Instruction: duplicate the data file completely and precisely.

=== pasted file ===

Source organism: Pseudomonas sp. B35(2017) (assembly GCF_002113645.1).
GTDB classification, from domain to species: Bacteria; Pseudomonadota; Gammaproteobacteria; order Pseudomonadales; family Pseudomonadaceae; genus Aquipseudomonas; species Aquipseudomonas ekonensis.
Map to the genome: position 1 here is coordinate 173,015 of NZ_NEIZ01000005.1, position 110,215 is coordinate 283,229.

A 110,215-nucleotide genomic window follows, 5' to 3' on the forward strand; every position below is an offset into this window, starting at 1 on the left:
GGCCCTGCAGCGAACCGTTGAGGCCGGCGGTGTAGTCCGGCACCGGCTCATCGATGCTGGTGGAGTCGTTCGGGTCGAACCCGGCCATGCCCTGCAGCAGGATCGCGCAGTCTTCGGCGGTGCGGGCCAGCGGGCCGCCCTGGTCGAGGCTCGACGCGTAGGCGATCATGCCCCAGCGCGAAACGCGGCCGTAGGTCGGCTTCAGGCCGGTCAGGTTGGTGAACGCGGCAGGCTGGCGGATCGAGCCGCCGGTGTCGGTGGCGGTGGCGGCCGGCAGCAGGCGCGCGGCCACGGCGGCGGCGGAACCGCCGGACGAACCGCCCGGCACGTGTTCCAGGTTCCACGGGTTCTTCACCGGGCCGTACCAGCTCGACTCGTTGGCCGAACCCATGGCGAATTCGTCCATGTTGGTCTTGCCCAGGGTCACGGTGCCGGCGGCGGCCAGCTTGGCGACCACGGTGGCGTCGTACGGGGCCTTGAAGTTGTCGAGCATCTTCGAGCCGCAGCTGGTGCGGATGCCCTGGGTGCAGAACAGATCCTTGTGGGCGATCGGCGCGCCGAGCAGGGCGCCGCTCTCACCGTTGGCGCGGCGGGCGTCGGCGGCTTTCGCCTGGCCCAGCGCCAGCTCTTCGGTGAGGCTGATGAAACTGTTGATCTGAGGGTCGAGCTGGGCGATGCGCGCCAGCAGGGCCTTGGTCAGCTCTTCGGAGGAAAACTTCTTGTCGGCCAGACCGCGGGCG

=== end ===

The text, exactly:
Source organism: Pseudomonas sp. B35(2017) (assembly GCF_002113645.1).
GTDB classification, from domain to species: Bacteria; Pseudomonadota; Gammaproteobacteria; order Pseudomonadales; family Pseudomonadaceae; genus Aquipseudomonas; species Aquipseudomonas ekonensis.
Map to the genome: position 1 here is coordinate 173,015 of NZ_NEIZ01000005.1, position 110,215 is coordinate 283,229.

A 110,215-nucleotide genomic window follows, 5' to 3' on the forward strand; every position below is an offset into this window, starting at 1 on the left:
GGCCCTGCAGCGAACCGTTGAGGCCGGCGGTGTAGTCCGGCACCGGCTCATCGATGCTGGTGGAGTCGTTCGGGTCGAACCCGGCCATGCCCTGCAGCAGGATCGCGCAGTCTTCGGCGGTGCGGGCCAGCGGGCCGCCCTGGTCGAGGCTCGACGCGTAGGCGATCATGCCCCAGCGCGAAACGCGGCCGTAGGTCGGCTTCAGGCCGGTCAGGTTGGTGAACGCGGCAGGCTGGCGGATCGAGCCGCCGGTGTCGGTGGCGGTGGCGGCCGGCAGCAGGCGCGCGGCCACGGCGGCGGCGGAACCGCCGGACGAACCGCCCGGCACGTGTTCCAGGTTCCACGGGTTCTTCACCGGGCCGTACCAGCTCGACTCGTTGGCCGAACCCATGGCGAATTCGTCCATGTTGGTCTTGCCCAGGGTCACGGTGCCGGCGGCGGCCAGCTTGGCGACCACGGTGGCGTCGTACGGGGCCTTGAAGTTGTCGAGCATCTTCGAGCCGCAGCTGGTGCGGATGCCCTGGGTGCAGAACAGATCCTTGTGGGCGATCGGCGCGCCGAGCAGGGCGCCGCTCTCACCGTTGGCGCGGCGGGCGTCGGCGGCTTTCGCCTGGCCCAGCGCCAGCTCTTCGGTGAGGCTGATGAAACTGTTGATCTGAGGGTCGAGCTGGGCGATGCGCGCCAGCAGGGCCTTGGTCAGCTCTTCGGAGGAAAACTTCTTGTCGGCCAGACCGCGGGCG